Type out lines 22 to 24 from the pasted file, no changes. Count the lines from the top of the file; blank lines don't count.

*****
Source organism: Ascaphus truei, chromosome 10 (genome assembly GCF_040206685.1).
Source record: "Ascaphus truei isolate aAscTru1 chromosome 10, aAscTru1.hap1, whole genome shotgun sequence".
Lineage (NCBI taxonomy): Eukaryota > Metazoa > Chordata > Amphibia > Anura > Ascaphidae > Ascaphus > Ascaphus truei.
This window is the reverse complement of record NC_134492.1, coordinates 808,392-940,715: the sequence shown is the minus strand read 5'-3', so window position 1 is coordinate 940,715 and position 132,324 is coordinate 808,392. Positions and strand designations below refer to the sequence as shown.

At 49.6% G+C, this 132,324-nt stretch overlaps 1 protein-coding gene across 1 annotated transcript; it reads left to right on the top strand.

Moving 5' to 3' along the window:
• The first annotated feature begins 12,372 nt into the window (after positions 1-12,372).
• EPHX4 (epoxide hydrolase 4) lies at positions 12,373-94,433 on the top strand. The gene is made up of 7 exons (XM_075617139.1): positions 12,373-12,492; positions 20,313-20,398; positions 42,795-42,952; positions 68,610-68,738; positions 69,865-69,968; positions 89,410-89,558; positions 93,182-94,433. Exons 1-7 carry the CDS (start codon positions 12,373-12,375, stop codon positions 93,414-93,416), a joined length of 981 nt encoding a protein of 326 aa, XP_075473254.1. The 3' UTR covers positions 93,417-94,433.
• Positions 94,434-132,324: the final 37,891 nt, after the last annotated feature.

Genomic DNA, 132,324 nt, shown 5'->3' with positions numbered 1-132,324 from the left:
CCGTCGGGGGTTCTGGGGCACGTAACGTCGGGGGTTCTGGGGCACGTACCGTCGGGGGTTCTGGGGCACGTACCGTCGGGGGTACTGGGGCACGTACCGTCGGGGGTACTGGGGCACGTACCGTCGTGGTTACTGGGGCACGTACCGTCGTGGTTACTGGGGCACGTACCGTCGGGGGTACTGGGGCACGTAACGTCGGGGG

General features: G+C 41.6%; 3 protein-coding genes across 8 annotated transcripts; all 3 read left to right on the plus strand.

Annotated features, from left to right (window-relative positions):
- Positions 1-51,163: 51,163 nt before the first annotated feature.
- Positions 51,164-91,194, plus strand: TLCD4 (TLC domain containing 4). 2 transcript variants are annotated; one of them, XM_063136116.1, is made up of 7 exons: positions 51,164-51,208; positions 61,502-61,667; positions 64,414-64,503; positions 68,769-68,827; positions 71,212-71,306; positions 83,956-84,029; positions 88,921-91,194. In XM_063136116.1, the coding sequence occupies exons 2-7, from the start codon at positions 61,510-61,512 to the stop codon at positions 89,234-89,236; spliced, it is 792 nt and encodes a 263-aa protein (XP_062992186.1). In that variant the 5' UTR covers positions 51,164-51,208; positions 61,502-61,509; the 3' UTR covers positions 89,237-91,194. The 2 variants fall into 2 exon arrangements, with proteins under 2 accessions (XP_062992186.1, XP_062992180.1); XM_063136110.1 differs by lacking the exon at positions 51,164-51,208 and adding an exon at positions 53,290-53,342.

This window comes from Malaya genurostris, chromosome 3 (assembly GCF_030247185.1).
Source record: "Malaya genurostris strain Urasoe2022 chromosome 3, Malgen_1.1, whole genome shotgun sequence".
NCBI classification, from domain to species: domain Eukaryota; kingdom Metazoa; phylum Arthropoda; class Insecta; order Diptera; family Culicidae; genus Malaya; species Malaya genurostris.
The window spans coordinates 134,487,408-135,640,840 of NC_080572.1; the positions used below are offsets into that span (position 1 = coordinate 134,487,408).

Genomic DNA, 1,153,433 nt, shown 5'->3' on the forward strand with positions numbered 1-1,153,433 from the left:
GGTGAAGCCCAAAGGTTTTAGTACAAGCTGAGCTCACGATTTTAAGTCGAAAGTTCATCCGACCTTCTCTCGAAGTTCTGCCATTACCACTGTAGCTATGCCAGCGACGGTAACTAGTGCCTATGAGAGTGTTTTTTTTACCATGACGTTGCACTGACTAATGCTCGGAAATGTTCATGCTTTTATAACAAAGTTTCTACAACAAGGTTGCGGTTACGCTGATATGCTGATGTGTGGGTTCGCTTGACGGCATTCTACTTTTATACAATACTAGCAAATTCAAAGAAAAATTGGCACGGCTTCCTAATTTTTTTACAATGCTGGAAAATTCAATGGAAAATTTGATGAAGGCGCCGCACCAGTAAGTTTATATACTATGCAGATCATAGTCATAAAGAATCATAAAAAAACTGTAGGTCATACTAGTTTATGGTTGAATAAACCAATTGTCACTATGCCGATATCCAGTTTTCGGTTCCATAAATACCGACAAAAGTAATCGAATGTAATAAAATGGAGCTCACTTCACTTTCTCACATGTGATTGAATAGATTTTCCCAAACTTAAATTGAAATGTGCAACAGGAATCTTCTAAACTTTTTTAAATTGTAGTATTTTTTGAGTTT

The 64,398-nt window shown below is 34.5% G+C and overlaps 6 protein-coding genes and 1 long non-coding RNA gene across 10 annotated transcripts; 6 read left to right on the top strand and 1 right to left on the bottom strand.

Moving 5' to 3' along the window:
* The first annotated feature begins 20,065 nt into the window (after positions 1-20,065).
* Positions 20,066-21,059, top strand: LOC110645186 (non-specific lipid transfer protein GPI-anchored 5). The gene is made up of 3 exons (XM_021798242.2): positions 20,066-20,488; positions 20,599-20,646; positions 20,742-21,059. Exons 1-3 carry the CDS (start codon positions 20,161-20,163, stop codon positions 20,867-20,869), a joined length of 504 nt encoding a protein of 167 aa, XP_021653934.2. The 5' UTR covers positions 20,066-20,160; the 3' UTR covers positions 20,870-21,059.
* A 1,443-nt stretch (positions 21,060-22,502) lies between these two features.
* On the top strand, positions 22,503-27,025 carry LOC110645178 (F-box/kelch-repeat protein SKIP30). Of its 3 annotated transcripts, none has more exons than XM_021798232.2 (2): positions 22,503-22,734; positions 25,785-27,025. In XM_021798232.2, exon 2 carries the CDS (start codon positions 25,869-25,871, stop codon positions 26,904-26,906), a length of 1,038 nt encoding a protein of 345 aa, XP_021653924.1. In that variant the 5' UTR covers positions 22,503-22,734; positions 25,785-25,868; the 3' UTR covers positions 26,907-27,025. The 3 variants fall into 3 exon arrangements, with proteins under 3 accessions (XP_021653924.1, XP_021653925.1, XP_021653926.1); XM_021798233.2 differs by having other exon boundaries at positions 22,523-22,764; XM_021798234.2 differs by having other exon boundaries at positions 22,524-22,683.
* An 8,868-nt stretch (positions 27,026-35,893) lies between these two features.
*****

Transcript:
The 64,398-nt window shown below is 34.5% G+C and overlaps 6 protein-coding genes and 1 long non-coding RNA gene across 10 annotated transcripts; 6 read left to right on the top strand and 1 right to left on the bottom strand.

Moving 5' to 3' along the window:
* The first annotated feature begins 20,065 nt into the window (after positions 1-20,065).